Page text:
Urban Agriculture Takes Root across the Country
From new urbanist developments featuring farms and community gardens to urban farms and community gardens tucked away in vacant lots, parks, school yards and rooftops, the concept of growing food where you live is taking root all across America.
The growth of agricultural urbanism, one of several names for new communities featuring farms and food gardens, has prompted Ed McMahon, senior fellow at the Urban Land Institute, to declare that “agriculture is the new golf.”
By Steve Wright
New rating systems for green neighborhoods is inaugurated
In a short decade, Leadership in Energy and Environmental Design (LEED) has become the standard for measuring the sustainability of a building.
With everyday people fighting soaring energy costs and striving to spend their dollars efficiently in a bad economy, LEED has gone from an obscure movement to a clear concept in the vocabulary of mom and pop consumers.
Forward-thinking developers are transforming tired, old malls into revitalized mixed-use centers of community activity
Like a phoenix rising from the ashes, a growing number of aging and obsolete shopping malls are being transformed into vibrant, walkable mixed-use communities, creating more-profitable retailers and developers, property-tax-flush governments, and more content and less harried residents and workers.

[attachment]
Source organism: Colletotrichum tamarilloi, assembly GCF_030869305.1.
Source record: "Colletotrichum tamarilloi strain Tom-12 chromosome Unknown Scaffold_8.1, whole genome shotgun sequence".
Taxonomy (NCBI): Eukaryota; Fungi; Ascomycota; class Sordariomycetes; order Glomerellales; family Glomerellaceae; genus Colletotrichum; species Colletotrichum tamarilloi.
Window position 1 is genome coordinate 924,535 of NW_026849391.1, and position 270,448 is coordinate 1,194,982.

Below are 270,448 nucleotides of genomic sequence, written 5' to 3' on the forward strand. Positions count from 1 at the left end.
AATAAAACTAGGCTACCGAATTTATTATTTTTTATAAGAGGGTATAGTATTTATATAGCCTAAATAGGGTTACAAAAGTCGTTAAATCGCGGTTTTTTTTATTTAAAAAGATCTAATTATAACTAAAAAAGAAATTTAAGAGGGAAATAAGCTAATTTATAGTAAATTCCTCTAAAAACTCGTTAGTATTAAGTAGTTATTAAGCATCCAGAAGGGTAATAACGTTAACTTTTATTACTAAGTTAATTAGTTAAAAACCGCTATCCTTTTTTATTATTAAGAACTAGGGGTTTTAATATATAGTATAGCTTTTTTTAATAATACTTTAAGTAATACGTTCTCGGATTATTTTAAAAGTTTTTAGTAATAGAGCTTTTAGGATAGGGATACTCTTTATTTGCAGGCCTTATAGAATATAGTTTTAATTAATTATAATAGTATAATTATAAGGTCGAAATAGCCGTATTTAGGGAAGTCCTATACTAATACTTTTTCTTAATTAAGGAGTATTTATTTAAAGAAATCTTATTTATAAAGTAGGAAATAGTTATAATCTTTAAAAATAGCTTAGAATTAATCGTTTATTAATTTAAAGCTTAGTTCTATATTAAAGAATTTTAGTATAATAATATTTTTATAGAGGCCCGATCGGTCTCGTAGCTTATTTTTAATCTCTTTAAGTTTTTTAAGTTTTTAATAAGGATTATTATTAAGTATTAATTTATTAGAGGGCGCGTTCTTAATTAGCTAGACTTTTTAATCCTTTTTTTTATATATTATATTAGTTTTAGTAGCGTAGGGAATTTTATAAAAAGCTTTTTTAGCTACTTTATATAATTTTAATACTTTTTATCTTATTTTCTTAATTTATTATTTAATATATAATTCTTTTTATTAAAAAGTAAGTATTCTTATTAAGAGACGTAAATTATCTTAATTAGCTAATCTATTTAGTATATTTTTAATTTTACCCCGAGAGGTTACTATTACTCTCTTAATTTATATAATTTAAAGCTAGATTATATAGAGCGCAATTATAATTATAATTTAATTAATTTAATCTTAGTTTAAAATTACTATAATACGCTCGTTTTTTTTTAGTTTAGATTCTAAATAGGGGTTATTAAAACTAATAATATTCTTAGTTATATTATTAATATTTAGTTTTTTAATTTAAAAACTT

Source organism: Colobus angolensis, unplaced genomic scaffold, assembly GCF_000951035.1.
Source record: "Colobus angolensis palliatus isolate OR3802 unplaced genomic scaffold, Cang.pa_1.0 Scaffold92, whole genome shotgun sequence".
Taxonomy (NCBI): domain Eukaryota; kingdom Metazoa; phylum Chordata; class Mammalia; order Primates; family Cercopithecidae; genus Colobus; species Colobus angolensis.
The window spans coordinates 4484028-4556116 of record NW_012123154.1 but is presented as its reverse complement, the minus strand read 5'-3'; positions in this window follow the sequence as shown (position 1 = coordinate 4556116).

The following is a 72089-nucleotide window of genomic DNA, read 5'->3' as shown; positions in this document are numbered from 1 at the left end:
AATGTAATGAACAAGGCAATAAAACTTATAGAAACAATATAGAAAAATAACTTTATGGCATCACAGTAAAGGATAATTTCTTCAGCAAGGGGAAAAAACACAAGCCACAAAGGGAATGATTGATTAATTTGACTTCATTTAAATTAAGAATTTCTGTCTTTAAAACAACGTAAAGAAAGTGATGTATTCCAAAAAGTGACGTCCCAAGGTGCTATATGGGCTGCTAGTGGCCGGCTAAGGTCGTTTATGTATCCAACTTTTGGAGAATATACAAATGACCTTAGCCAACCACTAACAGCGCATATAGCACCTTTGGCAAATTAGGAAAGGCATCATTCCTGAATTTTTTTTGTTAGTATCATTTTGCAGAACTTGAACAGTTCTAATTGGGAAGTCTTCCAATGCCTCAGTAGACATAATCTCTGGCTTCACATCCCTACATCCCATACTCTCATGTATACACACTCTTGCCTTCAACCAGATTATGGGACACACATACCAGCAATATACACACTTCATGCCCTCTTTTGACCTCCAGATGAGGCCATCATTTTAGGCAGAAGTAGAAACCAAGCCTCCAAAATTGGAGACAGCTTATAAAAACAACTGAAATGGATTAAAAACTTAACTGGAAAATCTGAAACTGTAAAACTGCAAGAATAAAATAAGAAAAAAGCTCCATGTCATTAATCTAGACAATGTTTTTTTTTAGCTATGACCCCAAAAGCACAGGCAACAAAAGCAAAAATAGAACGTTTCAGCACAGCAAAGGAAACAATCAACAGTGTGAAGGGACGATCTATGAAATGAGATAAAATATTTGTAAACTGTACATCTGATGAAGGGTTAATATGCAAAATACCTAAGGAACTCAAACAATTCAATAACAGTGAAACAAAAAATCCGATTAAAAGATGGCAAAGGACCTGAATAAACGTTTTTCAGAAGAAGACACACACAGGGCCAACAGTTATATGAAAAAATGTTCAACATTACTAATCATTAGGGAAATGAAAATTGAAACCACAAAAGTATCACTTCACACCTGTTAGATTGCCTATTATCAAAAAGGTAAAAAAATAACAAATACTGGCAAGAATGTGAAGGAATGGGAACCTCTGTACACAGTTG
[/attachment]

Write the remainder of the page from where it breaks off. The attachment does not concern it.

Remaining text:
Communities of all sizes are adopting form-based codes
Hurricane Katrina nearly blasted Pass Christian, Miss., off the map. The brutal storm leveled three out of every four buildings in the small Gulf Coast community. The historic downtown was hit especially hard. Just a handful of buildings survived.
“It was pretty horrific,” said Jeffrey Bounds, city planner.
By Gary Fineout
DOT, HUD and EPA form a new, unique relationship under the Livable Communities Initiative
It may be just a fledging partnership, but a unique arrangement among three federal agencies could set the stage for a concentrated focus on creating sustainable communities that aim to improve the environment, provide access to affordable housing and offer residents low-cost transportation.
By Judy Newman
MLS listings are emphasizing the eco-friendliness of homes.
When potential buyers are considering a home or condominium, more and more of them are no longer just looking to see how many bedrooms and bathrooms it has or if the kitchen is equipped with stainless steel appliances and granite countertops.
Some also want to know if the refrigerator has an Energy Star designation, if the toilets are low-flow or how energy efficient the windows are.